BACKGROUND INFORMATION

In the field of control engineering, PID controllers are familiar as position controllers for the exact positioning with the aid of electrical drives. The parameterization of such PID controllers is sometimes not easy, especially when very different operating states occur. Operating-state-dependent behavior of the system to be controlled due to non-linearities makes it impossible to find a set of parameters which is optimal in every operating state with respect to the control performance and the stability of the complete controller structure.

Thus, saturation effects ensure that the bandwidth of a current controller is worse at high currents than at low currents. In addition, at particularly low velocities, stick-slip effects may occur in a system to be controlled, which play no role at higher velocities in whose range only sliding friction prevails.

It is conventional to adapt gain factors in control loops to different operating states. U.S. Pat. No. 5,006,770 describes a velocity controller having a PI structure, whose I gain factor is set to be inversely proportional to the specific velocity in order to compensate for stick-slip effects. However, such a PI structure is not well-suited as a position controller, and in addition, it is not possible to compensate for saturation effects.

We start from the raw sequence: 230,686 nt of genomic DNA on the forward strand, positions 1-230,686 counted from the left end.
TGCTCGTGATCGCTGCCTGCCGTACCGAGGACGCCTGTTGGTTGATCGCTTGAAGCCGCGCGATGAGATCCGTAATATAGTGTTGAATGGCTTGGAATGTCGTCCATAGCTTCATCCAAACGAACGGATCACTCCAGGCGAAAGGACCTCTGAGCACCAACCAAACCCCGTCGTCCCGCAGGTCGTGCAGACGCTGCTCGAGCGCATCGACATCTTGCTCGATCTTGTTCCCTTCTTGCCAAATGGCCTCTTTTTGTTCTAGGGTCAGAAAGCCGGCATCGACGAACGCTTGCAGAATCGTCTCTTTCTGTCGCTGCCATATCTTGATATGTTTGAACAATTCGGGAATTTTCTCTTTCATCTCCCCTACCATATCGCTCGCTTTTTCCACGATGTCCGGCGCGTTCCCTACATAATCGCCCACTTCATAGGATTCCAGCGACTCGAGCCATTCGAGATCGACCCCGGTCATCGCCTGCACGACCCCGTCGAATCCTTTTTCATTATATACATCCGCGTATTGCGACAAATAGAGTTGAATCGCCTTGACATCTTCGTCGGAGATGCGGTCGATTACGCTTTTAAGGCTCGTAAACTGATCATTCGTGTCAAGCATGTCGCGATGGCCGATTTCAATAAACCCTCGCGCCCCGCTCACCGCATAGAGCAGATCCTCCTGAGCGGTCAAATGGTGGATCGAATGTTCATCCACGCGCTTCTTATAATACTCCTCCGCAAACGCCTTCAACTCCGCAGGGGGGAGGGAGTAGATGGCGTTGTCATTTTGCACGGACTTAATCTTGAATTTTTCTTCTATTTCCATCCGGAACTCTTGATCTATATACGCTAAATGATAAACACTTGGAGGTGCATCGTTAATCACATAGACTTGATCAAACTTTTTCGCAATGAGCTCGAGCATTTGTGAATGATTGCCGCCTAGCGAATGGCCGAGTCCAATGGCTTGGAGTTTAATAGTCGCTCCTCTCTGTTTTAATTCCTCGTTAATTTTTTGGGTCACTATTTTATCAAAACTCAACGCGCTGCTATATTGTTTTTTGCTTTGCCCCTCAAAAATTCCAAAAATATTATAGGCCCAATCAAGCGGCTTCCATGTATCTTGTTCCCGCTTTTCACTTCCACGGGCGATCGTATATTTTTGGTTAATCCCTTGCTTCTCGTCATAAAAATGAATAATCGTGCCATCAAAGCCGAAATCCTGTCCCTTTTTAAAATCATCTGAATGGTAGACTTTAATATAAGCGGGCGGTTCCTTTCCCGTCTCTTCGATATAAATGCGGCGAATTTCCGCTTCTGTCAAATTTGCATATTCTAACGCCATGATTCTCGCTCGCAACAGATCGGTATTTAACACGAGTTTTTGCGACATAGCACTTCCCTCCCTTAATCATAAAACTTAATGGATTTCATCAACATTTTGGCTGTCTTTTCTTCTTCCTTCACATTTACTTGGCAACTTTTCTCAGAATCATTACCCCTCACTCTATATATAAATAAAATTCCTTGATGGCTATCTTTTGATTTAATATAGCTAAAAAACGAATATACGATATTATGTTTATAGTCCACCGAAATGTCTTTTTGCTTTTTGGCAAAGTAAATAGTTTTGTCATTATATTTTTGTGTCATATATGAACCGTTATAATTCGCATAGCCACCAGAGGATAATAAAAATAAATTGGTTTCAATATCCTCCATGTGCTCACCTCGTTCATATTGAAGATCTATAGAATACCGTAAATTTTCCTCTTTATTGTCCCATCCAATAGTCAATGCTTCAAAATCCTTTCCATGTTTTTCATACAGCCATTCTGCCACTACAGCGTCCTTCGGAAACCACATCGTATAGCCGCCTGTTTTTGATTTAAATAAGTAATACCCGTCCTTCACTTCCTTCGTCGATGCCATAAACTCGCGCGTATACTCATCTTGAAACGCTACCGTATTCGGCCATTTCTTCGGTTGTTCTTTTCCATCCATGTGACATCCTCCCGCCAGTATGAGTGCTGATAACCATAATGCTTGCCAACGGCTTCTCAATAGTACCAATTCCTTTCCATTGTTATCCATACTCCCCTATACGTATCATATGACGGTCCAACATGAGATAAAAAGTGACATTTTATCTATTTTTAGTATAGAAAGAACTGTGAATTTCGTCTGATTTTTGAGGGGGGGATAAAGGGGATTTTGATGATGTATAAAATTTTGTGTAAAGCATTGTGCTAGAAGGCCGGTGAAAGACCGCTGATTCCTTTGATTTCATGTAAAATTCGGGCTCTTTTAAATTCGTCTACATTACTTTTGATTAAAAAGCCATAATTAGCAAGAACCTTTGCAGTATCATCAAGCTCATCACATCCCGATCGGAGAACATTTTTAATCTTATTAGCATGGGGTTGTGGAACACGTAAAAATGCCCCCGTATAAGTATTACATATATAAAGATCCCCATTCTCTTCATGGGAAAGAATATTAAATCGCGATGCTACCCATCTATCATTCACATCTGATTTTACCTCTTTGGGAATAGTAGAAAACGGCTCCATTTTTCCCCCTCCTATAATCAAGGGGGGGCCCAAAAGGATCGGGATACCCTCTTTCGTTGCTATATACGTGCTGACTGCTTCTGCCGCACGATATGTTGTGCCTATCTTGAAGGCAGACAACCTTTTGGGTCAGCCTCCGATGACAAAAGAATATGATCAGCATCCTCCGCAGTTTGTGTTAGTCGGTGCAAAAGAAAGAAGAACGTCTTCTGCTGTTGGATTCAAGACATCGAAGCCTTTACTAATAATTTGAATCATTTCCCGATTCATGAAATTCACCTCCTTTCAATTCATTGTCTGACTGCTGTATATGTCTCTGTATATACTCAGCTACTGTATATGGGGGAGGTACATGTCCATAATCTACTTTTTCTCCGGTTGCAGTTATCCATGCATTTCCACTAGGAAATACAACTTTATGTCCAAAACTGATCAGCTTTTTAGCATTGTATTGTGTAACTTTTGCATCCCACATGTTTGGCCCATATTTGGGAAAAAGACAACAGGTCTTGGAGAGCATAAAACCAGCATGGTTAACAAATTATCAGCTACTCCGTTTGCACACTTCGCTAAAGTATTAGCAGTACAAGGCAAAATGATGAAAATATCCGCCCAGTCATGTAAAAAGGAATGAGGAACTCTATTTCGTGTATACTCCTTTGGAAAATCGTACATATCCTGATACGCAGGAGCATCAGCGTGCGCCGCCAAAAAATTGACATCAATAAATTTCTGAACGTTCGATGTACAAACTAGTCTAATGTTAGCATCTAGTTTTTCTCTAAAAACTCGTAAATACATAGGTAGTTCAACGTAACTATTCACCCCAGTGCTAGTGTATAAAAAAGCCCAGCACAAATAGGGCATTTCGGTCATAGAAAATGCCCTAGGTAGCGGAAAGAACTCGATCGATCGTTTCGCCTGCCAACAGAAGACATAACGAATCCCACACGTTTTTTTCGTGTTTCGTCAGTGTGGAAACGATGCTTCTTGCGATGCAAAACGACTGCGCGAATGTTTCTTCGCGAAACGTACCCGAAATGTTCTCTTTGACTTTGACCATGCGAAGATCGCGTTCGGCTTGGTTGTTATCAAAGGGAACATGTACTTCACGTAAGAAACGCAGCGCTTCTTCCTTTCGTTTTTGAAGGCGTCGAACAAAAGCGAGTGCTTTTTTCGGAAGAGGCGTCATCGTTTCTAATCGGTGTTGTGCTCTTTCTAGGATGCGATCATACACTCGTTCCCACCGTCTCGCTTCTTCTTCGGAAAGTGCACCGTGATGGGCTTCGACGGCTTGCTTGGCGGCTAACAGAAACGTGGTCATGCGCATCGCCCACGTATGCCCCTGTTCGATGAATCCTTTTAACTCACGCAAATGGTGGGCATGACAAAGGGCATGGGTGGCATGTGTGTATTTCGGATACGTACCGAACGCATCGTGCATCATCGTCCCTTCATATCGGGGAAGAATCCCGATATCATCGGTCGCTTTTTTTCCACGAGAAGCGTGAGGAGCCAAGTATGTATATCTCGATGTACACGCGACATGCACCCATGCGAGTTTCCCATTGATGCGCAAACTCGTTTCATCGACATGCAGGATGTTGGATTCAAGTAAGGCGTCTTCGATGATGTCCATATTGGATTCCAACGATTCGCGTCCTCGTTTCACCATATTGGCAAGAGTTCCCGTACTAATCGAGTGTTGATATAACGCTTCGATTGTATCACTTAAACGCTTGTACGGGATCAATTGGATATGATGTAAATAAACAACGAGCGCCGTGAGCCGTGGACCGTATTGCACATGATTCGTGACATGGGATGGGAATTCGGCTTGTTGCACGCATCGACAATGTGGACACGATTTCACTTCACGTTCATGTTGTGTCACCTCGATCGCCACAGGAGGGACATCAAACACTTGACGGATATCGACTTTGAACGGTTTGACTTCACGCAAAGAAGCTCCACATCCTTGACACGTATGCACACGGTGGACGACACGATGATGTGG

SUMMARY

Example embodiments of the present invention provide a method for adapting controller parameters of a drive to different operating states, which permits as optimal control of the drive as possible, regardless of the operating state of the drive.

A method is described for adapting controller parameters of a drive to different operating states. The control loop of the drive includes a PID controller whose I gain factor is adapted to a drive velocity, and whose D gain factor is adapted to a drive current, and consequently to a drive load.

In a parameterization unit which is used to adapt the two gain factors in the PID controller, the drive velocity and the drive current pass through an absolute-value generator and a filter of the second order, before the absolute values thus formed are each assigned suitable gain factors in an assignment unit, and then used in the PID controller.

This method makes it possible to adapt the controller parameters to different operating states in terms of the drive velocity and the drive current.